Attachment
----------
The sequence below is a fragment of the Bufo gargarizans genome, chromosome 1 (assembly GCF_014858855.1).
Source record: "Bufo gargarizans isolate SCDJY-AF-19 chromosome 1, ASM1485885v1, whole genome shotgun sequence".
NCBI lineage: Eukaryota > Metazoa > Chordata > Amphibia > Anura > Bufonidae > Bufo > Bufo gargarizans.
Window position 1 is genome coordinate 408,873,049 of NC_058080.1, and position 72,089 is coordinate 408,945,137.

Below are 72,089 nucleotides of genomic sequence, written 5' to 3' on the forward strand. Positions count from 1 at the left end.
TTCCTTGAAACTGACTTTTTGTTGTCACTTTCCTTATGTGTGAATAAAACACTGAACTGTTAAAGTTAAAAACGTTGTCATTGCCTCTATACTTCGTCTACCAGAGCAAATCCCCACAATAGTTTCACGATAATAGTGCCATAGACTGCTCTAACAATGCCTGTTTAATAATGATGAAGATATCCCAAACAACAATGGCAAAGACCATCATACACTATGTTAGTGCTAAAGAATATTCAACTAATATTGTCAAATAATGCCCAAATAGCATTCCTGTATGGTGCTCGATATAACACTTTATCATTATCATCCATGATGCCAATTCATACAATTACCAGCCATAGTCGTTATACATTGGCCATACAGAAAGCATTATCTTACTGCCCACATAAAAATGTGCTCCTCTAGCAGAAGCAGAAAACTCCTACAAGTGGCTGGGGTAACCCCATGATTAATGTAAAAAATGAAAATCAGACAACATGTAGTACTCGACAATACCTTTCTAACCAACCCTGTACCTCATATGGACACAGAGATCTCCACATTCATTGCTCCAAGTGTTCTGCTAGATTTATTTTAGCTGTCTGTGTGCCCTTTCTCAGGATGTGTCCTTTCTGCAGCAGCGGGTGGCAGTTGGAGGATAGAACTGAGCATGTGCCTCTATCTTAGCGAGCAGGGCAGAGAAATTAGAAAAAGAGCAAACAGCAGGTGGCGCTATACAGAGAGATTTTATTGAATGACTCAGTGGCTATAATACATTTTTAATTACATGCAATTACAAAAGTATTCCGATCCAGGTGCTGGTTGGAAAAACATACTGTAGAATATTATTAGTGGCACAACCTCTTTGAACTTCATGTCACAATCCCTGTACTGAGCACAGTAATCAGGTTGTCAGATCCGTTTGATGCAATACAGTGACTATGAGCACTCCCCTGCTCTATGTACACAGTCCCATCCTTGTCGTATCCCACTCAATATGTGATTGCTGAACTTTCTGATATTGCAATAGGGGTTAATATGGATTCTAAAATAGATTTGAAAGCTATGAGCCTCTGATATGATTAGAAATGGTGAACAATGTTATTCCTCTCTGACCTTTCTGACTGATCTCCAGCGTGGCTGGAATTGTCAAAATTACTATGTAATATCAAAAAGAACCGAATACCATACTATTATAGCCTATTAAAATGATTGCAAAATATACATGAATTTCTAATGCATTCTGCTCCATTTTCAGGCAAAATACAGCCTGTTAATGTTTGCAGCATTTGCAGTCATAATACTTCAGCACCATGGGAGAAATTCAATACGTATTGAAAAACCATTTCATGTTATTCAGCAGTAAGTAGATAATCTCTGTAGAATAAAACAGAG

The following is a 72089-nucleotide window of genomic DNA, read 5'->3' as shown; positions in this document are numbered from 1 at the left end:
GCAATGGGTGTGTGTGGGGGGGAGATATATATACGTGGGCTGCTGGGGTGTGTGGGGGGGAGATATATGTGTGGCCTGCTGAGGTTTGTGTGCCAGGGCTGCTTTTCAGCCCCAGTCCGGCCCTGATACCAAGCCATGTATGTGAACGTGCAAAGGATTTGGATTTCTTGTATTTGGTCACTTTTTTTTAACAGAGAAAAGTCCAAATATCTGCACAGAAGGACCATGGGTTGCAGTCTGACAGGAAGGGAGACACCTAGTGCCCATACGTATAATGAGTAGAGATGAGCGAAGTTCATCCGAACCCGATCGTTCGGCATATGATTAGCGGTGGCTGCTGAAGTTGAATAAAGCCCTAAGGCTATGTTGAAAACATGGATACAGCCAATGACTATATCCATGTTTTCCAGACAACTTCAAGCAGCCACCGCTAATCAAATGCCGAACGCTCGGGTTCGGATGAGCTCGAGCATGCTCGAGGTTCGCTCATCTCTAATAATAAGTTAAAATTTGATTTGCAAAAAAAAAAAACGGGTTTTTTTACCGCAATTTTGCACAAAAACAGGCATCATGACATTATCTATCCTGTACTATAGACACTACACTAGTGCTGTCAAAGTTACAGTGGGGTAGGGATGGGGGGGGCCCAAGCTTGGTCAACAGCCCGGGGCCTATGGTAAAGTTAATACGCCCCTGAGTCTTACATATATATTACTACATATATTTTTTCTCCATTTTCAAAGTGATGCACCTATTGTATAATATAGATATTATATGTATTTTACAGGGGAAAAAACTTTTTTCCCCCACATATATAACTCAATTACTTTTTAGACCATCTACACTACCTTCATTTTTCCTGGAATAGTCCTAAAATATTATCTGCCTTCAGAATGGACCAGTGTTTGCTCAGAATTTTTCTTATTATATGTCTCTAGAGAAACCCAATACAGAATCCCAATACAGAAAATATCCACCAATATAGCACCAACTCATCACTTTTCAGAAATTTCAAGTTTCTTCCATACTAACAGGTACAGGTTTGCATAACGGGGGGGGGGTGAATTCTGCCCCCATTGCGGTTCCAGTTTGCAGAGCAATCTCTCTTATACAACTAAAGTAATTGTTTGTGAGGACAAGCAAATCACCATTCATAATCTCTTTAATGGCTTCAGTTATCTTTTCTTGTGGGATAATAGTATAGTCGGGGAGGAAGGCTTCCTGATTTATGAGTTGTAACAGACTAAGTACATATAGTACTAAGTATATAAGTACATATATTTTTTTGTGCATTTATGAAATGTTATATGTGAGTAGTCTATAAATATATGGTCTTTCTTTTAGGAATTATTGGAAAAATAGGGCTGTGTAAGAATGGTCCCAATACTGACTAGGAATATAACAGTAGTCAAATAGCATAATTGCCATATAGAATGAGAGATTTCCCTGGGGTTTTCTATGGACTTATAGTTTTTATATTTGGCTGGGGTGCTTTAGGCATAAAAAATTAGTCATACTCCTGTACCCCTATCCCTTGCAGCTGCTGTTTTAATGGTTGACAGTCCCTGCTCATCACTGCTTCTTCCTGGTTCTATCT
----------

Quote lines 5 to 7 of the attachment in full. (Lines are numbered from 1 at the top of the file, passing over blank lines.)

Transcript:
Below are 72,089 nucleotides of genomic sequence, written 5' to 3' on the forward strand. Positions count from 1 at the left end.
TTCCTTGAAACTGACTTTTTGTTGTCACTTTCCTTATGTGTGAATAAAACACTGAACTGTTAAAGTTAAAAACGTTGTCATTGCCTCTATACTTCGTCTACCAGAGCAAATCCCCACAATAGTTTCACGATAATAGTGCCATAGACTGCTCTAACAATGCCTGTTTAATAATGATGAAGATATCCCAAACAACAATGGCAAAGACCATCATACACTATGTTAGTGCTAAAGAATATTCAACTAATATTGTCAAATAATGCCCAAATAGCATTCCTGTATGGTGCTCGATATAACACTTTATCATTATCATCCATGATGCCAATTCATACAATTACCAGCCATAGTCGTTATACATTGGCCATACAGAAAGCATTATCTTACTGCCCACATAAAAATGTGCTCCTCTAGCAGAAGCAGAAAACTCCTACAAGTGGCTGGGGTAACCCCATGATTAATGTAAAAAATGAAAATCAGACAACATGTAGTACTCGACAATACCTTTCTAACCAACCCTGTACCTCATATGGACACAGAGATCTCCACATTCATTGCTCCAAGTGTTCTGCTAGATTTATTTTAGCTGTCTGTGTGCCCTTTCTCAGGATGTGTCCTTTCTGCAGCAGCGGGTGGCAGTTGGAGGATAGAACTGAGCATGTGCCTCTATCTTAGCGAGCAGGGCAGAGAAATTAGAAAAAGAGCAAACAGCAGGTGGCGCTATACAGAGAGATTTTATTGAATGACTCAGTGGCTATAATACATTTTTAATTACATGCAATTACAAAAGTATTCCGATCCAGGTGCTGGTTGGAAAAACATACTGTAGAATATTATTAGTGGCACAACCTCTTTGAACTTCATGTCACAATCCCTGTACTGAGCACAGTAATCAGGTTGTCAGATCCGTTTGATGCAATACAGTGACTATGAGCACTCCCCTGCTCTATGTACACAGTCCCATCCTTGTCGTATCCCACTCAATATGTGATTGCTGAACTTTCTGATATTGCAATAGGGGTTAATATGGATTCTAAAATAGATTTGAAAGCTATGAGCCTCTGATATGATTAGAAATGGTGAACAATGTTATTCCTCTCTGACCTTTCTGACTGATCTCCAGCGTGGCTGGAATTGTCAAAATTACTATGTAATATCAAAAAGAACCGAATACCATACTATTATAGCCTATTAAAATGATTGCAAAATATACATGAATTTCTAATGCATTCTGCTCCATTTTCAGGCAAAATACAGCCTGTTAATGTTTGCAGCATTTGCAGTCATAATACTTCAGCACCATGGGAGAAATTCAATACGTATTGAAAAACCATTTCATGTTATTCAGCAGTAAGTAGATAATCTCTGTAGAATAAAACAGAG

The following is a 72089-nucleotide window of genomic DNA, read 5'->3' as shown; positions in this document are numbered from 1 at the left end: